Review of ‘The Water Dancer’, by Ta-Nehisi Coates (fiction)
Fiction has the power to effect change by immersing the reader in a reality completely different from his own, but vital to understanding the reasons behind some of modern-day society’s failures. The Water Dancer, although containing some supernatural elements, is such an important read when it comes to understanding how the power dynamics between blacks and whites today was shaped by slavery. By delving into the emotions behind the “experience” of being a slave, and putting oneself in the shoes of the characters in The Water Dancer, the absurdity of the argument that descendants of slaves should “just get over it” and the potentially powerful healing process of reparations become clearer. Although I’m certain that some, if not most, of the finer points being made by Coated flew over the head of this tired mama, this book is still the top recommended read of this month.
Review of ‘Maybe You Should Talk to Someone’, by Lori Gottlieb (non-fiction)
Apparently, when a therapist goes to see a therapist (which, unsurprisingly, seems to be the norm), it offers them the opportunity to work on their personal issues, which weaves into the way that they work with their own patients. Gottlieb manages to capture how interwoven the well-being of the therapist and the work done with their patient is. She shares, in chronological order, the work she is doing with her own therapist and the work three of her patients are doing; an elderly woman who is convinced she doesn’t deserve happiness because of the way she raised her children, a young woman who is dying of cancer, and a middle-aged man grappling with anger at all the ‘idiots’ who surround him. Each of these patients are helped by and help Gottlieb, who, in this book, managed to make me laugh, sigh, groan, and cry. It also helped me glean insight into some of the work that I have to do, which is always so appreciated.
Review of ‘With the Fire on High’, by Elizabeth Acevedo (YA fiction)
It’s always so easy to judge others, isn’t it? And because we are all so prone to it, it’s so important to read books like this one, that turn certain stereotypical clichés on their heads. The main protagonist in this contemporary YA book, teenager Emoni Santiago, is a high school senior raising a toddler. And while this is, in itself, a dramatic situation to be in, the rest of the book is remarkably drama-free. It’s the coming of age story of a teenager mother who struggles, with her grandmother, to make ends meet (what with a dead mother and an absent father), but at the same time, it’s an uplifting yet (to me) realistic story of overcoming. The story comes in small snippets sometimes, short chapters that share an essential point or story about Emoni in a straightforward yet almost poetic way, again delightfully drama-free. The description of cooking as telling a story really struck me; while I like cooking, I never thought of it as storytelling, and I have been looking at the product of my culinary efforts lately wondering what story they were telling (other than the “yummy!” of my own delightful toddler).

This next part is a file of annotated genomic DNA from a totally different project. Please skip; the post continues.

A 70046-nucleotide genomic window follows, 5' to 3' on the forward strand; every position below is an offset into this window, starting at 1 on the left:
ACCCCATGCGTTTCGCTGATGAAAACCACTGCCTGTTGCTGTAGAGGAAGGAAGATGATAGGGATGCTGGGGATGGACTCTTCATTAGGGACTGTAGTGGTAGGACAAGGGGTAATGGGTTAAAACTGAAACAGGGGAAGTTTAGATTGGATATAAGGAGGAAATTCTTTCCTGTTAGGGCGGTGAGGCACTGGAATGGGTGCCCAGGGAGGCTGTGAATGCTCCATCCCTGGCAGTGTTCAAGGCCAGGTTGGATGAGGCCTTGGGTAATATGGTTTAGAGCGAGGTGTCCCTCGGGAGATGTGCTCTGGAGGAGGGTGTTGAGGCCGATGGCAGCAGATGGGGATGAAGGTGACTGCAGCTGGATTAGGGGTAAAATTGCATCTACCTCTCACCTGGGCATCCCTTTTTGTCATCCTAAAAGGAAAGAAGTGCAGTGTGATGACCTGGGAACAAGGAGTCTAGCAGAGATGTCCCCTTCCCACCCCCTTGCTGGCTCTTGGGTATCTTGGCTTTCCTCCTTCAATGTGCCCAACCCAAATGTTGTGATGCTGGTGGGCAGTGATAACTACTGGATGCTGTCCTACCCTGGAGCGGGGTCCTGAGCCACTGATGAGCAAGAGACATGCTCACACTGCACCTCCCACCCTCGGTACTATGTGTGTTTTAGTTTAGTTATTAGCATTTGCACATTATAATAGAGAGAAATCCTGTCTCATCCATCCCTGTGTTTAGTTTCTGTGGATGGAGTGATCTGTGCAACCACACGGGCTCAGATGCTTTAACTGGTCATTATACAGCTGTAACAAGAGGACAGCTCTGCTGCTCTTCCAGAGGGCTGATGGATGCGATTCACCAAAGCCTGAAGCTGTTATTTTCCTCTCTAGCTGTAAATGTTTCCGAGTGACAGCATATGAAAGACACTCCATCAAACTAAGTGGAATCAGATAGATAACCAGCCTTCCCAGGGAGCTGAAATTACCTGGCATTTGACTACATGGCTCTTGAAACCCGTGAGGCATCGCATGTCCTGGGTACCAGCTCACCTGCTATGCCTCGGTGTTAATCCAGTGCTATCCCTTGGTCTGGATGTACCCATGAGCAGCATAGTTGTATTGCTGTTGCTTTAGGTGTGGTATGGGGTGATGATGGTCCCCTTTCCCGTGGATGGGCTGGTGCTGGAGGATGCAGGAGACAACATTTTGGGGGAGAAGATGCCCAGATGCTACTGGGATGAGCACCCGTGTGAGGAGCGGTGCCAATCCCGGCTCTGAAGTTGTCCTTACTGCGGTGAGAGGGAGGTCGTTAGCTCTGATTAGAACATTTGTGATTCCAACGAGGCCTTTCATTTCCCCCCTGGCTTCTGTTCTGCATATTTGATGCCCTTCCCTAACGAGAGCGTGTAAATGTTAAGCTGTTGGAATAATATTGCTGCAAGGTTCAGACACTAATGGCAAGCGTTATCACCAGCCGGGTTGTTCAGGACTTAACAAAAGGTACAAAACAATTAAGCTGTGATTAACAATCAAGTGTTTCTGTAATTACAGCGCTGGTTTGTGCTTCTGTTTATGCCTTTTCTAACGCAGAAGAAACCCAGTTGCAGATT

Review of ‘Good Morning, Monster’, by Catherine Gildiner (non-fiction)
In contract to Gottelieb, Gildiner presents one patient at a time, and delves into each of their stories—deep. While this makes perhaps for a less poetic read than Gottlieb’s book, Gildiner crafts, in each case, an engaging and powerful story. There are, of course, overlaps in the paths that each of her patients take, which helped me, again, glean insight into the complexity of some of the work that I myself have to do. But it’s also a great read as first short stories of heroic journeys, some quite harrowing, that will give readers hope that they, too, can overcome.